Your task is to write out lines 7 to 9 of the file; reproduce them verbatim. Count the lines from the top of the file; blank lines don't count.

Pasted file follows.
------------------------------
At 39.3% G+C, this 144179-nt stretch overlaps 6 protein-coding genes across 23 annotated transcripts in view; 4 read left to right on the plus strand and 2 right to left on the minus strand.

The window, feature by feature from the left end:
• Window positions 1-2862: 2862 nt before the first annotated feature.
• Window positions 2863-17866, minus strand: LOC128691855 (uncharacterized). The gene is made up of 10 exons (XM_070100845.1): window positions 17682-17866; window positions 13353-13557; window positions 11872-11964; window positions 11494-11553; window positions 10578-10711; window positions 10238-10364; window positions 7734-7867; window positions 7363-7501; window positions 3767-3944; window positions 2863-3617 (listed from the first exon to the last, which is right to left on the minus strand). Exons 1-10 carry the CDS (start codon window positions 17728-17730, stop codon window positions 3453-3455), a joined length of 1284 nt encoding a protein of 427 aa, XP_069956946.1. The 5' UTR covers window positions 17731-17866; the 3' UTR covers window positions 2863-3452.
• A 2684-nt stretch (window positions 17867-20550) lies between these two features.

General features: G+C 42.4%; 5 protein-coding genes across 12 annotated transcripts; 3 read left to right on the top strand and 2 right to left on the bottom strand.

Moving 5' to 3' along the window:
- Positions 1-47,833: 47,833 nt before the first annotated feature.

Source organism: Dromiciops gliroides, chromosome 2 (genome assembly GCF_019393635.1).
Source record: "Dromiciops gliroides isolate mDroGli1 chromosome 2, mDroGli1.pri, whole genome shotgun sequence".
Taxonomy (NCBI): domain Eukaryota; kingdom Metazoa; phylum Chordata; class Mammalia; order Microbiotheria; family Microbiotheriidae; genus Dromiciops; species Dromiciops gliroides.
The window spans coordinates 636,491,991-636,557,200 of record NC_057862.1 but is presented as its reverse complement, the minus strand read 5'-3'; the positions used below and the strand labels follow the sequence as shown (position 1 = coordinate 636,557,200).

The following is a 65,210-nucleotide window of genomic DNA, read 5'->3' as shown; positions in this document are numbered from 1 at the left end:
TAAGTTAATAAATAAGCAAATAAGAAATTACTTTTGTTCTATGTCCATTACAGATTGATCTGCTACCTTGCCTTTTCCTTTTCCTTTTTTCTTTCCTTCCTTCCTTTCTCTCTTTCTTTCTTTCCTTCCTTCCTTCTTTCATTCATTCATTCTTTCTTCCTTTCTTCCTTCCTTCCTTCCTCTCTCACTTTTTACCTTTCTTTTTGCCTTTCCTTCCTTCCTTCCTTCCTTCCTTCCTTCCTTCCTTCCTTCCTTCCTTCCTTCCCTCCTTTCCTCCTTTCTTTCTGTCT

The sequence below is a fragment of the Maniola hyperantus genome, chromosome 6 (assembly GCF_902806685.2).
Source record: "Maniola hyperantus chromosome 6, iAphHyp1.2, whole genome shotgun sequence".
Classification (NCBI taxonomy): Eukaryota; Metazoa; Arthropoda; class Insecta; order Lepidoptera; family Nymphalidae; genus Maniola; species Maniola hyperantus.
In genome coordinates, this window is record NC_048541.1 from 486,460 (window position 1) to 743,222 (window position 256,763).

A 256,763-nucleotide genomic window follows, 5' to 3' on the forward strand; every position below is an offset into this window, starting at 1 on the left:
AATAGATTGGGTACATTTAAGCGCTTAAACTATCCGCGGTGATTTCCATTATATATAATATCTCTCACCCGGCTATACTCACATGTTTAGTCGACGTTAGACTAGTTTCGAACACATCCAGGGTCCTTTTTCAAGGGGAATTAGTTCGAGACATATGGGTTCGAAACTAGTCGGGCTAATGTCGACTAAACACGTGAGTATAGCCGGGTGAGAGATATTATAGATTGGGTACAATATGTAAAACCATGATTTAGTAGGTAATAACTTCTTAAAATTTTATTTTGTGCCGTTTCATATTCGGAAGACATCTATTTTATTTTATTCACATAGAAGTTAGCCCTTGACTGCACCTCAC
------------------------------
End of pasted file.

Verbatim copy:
Moving 5' to 3' along the window:
- Positions 1-47,833: 47,833 nt before the first annotated feature.

Source organism: Dromiciops gliroides, chromosome 2 (genome assembly GCF_019393635.1).